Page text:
An ALJ is "procedurally required to give good reasons... for the weight [she gives a] treating source's opinion.'" Ealy v. Comm'r of Soc. Sec., 594 F.3d 504, 514 (6th Cir. 2010)(citing Smith v. Comm'r of Soc. Sec., 482 F.3d 873, 875 (6th Cir. 2007)). However, "this requirement only applies to treating sources." See Ealy, 594 F.3d at 514-15 (citing Smith, 482 F.3d at 877). Indeed, the ALJ is not required to explain his reasons for the weight he gives to the opinion of nontreating, examining sources. See Norris v. Comm'r. of Soc. Sec., 461 Fed.Appx. 433, 439 (6th Cir. 2012)("[A]n ALJ need only explain [her] reasons for rejecting a treating source statement because such an opinion carries controlling weight.'")(citing Smith, 482 F.3d at 876 ("[T]he SSA requires ALJs to give reasons for only treating sources." (italics for emphasis in the original)). Because the ALJ was not required to explain the weight she gave to Dr. Johnson's report, even though she did, plaintiff's third argument is without merit.

4. Whether the ALJ Erred in Giving Great Weight to the Opinions of Non-examining Consultants Drs. Fletcher and Parrish (Doc. 12-1, pp. 11-12)

Plaintiff argues that the ALJ erred because she did not explain why she gave "great weight" to the opinions of Drs. Fletcher and Parrish, both of whom were nontreating nonexamining sources, or why she gave their opinions greater weight than she gave Dr. Johnson's, a nontreating examining source. (Doc. 12-1, pp. 11-12) As explained above, the ALJ was not required to explain the weight she gave to the reports of Drs. Fletcher and Parrish. This argument is without merit for reasons already explained.

5. Whether the ALJ Erred by Relying on GAF Scores (Doc. 12-1, p. 12)

Plaintiff asserts that the ALJ erred by relying on his GAF score to decrease the severity of his mental impairments and limitations. Plaintiff makes the following arguments citing Kennedy v. Astrue, 247 Fed.Appx. 761 (6th Cir. 2007): 1) the Commissioner has declined to endorse GAF scores; 2) GAF scores have no direct correlation to the severity requirements of the mental disorders listings. (Doc. 12-1, p. 12)

The ALJ wrote the following in her decision pertaining to plaintiff's GAF score: "His Global Assessment of Functioning (GAF) Score was 60-65, indicating only mild symptoms of mental impairment, per the DSM-IV." (Doc. 10, p. 18) Apart from this single reference in the RFC analysis, the ALJ did not mention plaintiff's GAF score again.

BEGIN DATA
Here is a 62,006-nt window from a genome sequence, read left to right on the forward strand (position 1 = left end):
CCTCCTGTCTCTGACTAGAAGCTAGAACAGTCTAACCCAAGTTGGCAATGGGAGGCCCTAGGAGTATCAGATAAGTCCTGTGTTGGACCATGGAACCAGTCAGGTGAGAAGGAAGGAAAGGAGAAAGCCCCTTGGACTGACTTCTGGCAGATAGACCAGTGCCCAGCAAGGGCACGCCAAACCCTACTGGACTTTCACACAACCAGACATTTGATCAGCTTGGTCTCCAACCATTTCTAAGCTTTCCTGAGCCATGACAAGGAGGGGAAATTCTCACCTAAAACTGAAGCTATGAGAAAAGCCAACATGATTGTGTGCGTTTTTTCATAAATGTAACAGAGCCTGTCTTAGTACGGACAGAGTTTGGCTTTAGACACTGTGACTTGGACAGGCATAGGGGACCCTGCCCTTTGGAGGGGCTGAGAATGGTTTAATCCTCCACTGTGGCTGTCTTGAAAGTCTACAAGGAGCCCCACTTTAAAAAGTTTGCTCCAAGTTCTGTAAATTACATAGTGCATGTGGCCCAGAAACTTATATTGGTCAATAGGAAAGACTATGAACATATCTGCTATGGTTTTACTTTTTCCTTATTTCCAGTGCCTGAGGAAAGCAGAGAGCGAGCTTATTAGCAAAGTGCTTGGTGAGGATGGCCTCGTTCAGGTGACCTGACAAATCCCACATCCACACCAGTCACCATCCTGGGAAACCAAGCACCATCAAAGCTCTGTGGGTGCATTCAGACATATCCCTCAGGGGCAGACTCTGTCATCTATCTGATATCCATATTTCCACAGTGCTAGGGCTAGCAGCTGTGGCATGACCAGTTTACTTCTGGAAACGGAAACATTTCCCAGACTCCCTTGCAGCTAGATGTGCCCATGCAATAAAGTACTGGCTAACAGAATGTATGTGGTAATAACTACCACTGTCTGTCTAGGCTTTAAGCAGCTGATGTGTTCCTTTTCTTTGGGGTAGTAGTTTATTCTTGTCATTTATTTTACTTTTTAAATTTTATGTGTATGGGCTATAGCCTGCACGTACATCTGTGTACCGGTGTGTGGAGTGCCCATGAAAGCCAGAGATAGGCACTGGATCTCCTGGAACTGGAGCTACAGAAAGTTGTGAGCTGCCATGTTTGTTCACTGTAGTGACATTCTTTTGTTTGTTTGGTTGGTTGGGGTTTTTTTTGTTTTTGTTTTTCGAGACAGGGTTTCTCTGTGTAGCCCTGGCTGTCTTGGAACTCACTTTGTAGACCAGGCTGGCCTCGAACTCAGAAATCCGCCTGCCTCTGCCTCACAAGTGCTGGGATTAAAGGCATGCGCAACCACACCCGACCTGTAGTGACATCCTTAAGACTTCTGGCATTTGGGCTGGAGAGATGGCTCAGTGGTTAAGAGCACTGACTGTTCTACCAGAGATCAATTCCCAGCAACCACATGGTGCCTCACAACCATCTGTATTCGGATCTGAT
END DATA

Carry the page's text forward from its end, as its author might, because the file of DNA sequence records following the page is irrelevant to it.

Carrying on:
Kennedy supports plaintiff's arguments insofar as those arguments go. However, plaintiff neglects to mention that Kennedy also states "[a] GAF score may help an ALJ assess mental RFC." Kennedy, 247 Fed.Appx. at 766. Indeed, Howard v. Commissioner of Social Sec . 276 F.3d 235 (6th Cir. 2002) provides binding authority to that end. Howard, 276 F.3d at 241 (a GAF score "may be of considerable help to the ALJ in formulating the RFC"). In short, Howard and Kennedy both stand for the proposition that, while a GAF score is not dispositive on the issue of mental impairments, the ALJ may consider GAF scores in her RFC assessment. This argument is without merit.

6. Whether the ALJ Properly Evaluated and Assessed Plaintiff's Statements Under SSR 96-7P (Doc. 12-1, pp. 13-15)

Plaintiff makes the following arguments in the context of this claim of error: 1) the ALJ "merely stated that she used the criteria outlined in SSR 96-7P... rather than specifically stating the weight she gave to the claimant's statements and the reasons for that weight"; 2) the ALJ made only a conclusory statement in support of her credibility determination; 3) the ALJ improperly discounted plaintiff's credibility because he appeared at the hearing with a walker, denied he had a new girl friend, and because two physicians declined to treat him further after he obtained pain medication from multiple physicians. (Doc. 12-1, pp. 13-14)

"[A]n ALJ's findings based on the credibility of the applicant are to be accorded great weight and deference, particularly since an ALJ is charged with the duty of observing a witness's demeanor and credibility." Allen v. Comm'r of Soc. Sec., 561 F.3d 646, 652 (6th Cir. 2009)(quoting Walters v. Comm'r of Soc. Sec., 127 F.3d 525, 531 (6th Cir. 1997)). An ALJ's credibility assessment will not be disturbed "absent compelling reason." Smith v. Halter, 307 F.3d 377, 379 (6th Cir. 2001). The Sixth Circuit has "held that an administrative law judge's credibility findings are virtually unchallengeable.'" Ritchie v. Comm'r of Soc. Sec., 540 Fed.Appx. 508, 511 (6th Cir. 2013)(quoting Payne v. Comm'r of Soc. Sec., 402 Fed.Appx. 109, 112-13 (6th Cir. 2010)). Notwithstanding the foregoing, "an ALJ's assessment of a claimant's credibility must be supported by substantial evidence." Calvin v. Comm's of Soc. Sec., 437 Fed.Appx. 370, 371 (6th Cir. 2011)(quoting Walters, 127 F.3d at 531).

As to plaintiff's first argument, SSR 96-7P does not require the "adjudicator" to use the word "weight, " much less that the "adjudicator" attach an adjective to the word "weight, " e.g., none, very little, little, some, great, etc., to satisfy the provisions of SSR 96-7P. SSR 96-7P requires only that the credibility finding make it "clear to the individual and to any subsequent reviewers the weight the adjudicator gave to the individual's statements for that weight." SSR 96-79, 1996 WL 374186 at * 2 (S.S.A.). As discussed in detail below, the decision is abundantly clear as to why plaintiff's credibility was wanting in the ALJ's eyes. Plaintiff's first argument is without merit.